decay

  • 1 Decay — De*cay , n. 1. Gradual failure of health, strength, soundness, prosperity, or of any species of excellence or perfection; tendency toward dissolution or extinction; corruption; rottenness; decline; deterioration; as, the decay of the body; the… …

    The Collaborative International Dictionary of English

  • 2 decay — vb Decay, decompose, rot, putrefy, spoil, disintegrate, crumble mean to undergo or, in some cases, to cause something to undergo destructive dissolution. Decay implies change, commonly a natural and gradual change, from a state of soundness or… …

    New Dictionary of Synonyms

  • 3 decay — [dē kā′, dikā′] vi. [ME decaien < Anglo Fr & OFr decäir < VL * decadere: see DECADENCE] 1. to lose strength, soundness, health, beauty, prosperity, etc. gradually; waste away; deteriorate 2. to rot or decompose 3. to undergo radioactive… …

    English World dictionary

  • 4 Decay — De*cay , v. i. [imp. & p. p. {Decayed}; p. pr. & vb. n. {Decaying}.] [OF. decaeir, dechaer, decheoir, F. d[ e]choir, to decline, fall, become less; L. de + cadere to fall. See {Chance}.] To pass gradually from a sound, prosperous, or perfect… …

    The Collaborative International Dictionary of English

  • 5 Decay — De*cay , v. t. 1. To cause to decay; to impair. [R.] [1913 Webster] Infirmity, that decays the wise. Shak. [1913 Webster] 2. To destroy. [Obs.] Shak. [1913 Webster] …

    The Collaborative International Dictionary of English

  • 6 decay — [n] breaking down, collapse adulteration, atrophy, blight, caries, consumption, corrosion, crumbling, decadence, decline, decomposition, decrease, decrepitude, degeneracy, degeneration, depreciation, deterioration, dilapidation, disintegration,… …

    New thesaurus

  • 7 decay — I verb addle, atrophy, be reduced in worth, become enfeebled, become lower in quality, become putrescent, blight, break down, break up, canker, consume, corrode, corrupt, crumble, decline, decompose, decompound, degenerate, depreciate,… …

    Law dictionary

  • 8 decay — ► VERB 1) rot through the action of bacteria and fungi. 2) decline in quality or vigour. 3) Physics (of a radioactive substance, particle, etc.) undergo change to a different form by emitting radiation. ► NOUN 1) the state or process of decaying …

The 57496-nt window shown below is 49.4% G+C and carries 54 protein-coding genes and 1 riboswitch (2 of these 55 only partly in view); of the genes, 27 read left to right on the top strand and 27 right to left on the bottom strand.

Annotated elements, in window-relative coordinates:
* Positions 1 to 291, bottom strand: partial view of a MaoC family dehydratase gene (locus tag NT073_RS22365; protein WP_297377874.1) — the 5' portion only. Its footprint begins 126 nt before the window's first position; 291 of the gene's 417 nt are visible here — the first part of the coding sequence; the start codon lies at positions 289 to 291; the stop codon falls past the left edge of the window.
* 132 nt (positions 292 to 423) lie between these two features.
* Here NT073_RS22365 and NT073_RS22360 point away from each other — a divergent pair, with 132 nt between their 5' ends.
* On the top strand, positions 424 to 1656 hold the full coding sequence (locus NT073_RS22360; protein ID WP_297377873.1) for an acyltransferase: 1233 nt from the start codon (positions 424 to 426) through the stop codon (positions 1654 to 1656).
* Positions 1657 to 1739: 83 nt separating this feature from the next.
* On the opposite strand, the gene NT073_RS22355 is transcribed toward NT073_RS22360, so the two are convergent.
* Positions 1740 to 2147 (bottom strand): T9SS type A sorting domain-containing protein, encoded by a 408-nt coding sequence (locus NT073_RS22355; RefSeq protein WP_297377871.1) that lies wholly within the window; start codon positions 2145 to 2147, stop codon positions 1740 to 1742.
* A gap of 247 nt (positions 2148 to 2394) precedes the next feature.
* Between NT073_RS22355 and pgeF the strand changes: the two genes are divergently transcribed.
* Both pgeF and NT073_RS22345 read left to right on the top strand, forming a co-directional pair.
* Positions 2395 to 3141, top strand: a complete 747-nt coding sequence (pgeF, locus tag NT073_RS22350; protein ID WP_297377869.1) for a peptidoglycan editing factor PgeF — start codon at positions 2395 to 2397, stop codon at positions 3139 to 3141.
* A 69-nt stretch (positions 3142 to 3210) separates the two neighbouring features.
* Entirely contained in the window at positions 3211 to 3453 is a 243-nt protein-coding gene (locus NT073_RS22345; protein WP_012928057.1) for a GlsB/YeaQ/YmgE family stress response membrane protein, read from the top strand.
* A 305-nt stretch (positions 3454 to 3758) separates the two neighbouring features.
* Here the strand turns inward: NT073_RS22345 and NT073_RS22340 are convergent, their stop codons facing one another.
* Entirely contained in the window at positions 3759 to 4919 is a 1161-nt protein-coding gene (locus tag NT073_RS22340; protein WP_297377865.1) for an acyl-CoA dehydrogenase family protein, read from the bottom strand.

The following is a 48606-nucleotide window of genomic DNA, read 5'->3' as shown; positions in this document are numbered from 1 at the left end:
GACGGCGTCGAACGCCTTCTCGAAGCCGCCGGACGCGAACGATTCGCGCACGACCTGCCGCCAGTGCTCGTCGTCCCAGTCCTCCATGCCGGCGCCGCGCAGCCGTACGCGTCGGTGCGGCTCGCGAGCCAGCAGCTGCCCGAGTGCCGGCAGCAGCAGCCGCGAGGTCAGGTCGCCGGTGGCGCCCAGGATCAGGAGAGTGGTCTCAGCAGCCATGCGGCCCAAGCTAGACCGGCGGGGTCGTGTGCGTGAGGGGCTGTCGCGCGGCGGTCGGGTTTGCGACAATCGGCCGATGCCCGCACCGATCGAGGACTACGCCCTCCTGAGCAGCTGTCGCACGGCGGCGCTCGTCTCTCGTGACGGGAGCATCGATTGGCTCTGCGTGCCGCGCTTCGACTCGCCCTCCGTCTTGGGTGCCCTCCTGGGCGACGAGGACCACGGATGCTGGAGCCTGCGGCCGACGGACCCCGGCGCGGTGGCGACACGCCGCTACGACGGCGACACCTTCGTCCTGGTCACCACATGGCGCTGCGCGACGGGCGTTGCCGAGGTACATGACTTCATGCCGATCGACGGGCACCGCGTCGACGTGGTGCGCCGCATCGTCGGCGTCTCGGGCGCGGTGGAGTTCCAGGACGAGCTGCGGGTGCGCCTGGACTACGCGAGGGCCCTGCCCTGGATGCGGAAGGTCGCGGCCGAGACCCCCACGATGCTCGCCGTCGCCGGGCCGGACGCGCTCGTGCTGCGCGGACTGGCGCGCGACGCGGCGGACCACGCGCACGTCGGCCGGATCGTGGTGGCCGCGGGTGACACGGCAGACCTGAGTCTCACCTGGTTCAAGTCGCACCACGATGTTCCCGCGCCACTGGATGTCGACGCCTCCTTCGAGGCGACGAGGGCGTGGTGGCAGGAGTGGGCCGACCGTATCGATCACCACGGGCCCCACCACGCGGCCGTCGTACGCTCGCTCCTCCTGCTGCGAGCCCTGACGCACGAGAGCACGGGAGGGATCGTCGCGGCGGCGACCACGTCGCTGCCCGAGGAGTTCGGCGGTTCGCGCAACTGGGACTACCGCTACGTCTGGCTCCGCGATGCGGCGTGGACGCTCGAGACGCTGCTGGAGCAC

English terms dictionary

  • 9 Decay — Contents 1 Science and technlogy 1.1 Biology 1.2 Physics 1.3 …

    Wikipedia

  • 10 decay — {{Roman}}I.{{/Roman}} noun ADJECTIVE ▪ rapid ▪ slow ▪ dental (esp. BrE), tooth ▪ industrial (esp. BrE), urban …

    Collocations dictionary

  • 11 decay — 01. The [decaying] leaves in the garden are actually good for it and make the soil richer. 02. Tooth [decay] is preventable with proper oral hygiene. 03. The dentist said my tooth is so [decayed] that he may have to pull it. 04. The rise in… …

    Grammatical examples in English

  • 12 decay — decayable, adj. decayedness /di kayd nis, kay id /, adj. decayless, adj. /di kay /, v.i. 1. to become decomposed; rot: vegetation that was decaying. 2. to decline in excellence, prosperity, health, etc.; deteriorate. 3. Physics. (of a radioactive …

    Universalium

  • 13 decay — 1 verb 1 (I, T) to be slowly destroyed by a natural chemical process, or to make something do this: The carcass was already starting to decay. 2 (intransitive often in progressive) if buildings, structures, or areas decay, their condition… …

    Longman dictionary of contemporary English

  • 14 decay — de|cay1 [dıˈkeı] v [Date: 1400 1500; : Old North French; Origin: decaïr, from Late Latin decadere to fall, sink ] 1.) [I and T] to be slowly destroyed by a natural chemical process, or to make something do this →↑rot ▪ Her body was already… …

    Dictionary of contemporary English

  • 15 decay */ — I UK [dɪˈkeɪ] / US verb [intransitive] Word forms decay : present tense I/you/we/they decay he/she/it decays present participle decaying past tense decayed past participle decayed 1) to be gradually destroyed as a result of a natural process of… …

    English dictionary

  • 16 decay — n. 1) to fall into decay 2) tooth decay 3) radioactive decay 4) moral decay * * * [dɪ keɪ] moral decay radioactive decay to fall into decay tooth decay …

    Combinatory dictionary

  • 17 decay — de|cay1 [ dı keı ] verb * 1. ) intransitive or transitive to be gradually destroyed as a result of a natural process of change, or to destroy something in this way: As dead trees decay, they feed the soil. Too much sugar will decay your teeth. 2 …

    Usage of the words and phrases in modern English

  • 18 decay — I (New American Roget s College Thesaurus) n. decomposition, deterioration, disintegration, dilapidation, putrefaction, rot, caries. v. i. rot, putrefy, mortify; disintegrate. See oldness, uncleanness. II (Roget s IV) n. 1. [A progressive… …

    English dictionary for students

  • 19 decay — {{11}}decay (n.) mid 15c., deterioration, decline in value, from DECAY (Cf. decay) (v.). Meaning gradual decrease in radioactivity is from 1897. {{12}}decay (v.) late 15c., to decrease, from Anglo Fr. decair, O.N.Fr. decair (O.Fr. decheoir, 12c …

    Etymology dictionary

  • 20 decay — [dɪˈkeɪ] verb 1) [I/T] to be gradually destroyed as a result of a natural process, or to destroy something in this way As dead trees decay, they feed the soil.[/ex] Too much sugar will decay your teeth.[/ex] 2) [I] if a building or an area decays …

    Dictionary for writing and speaking English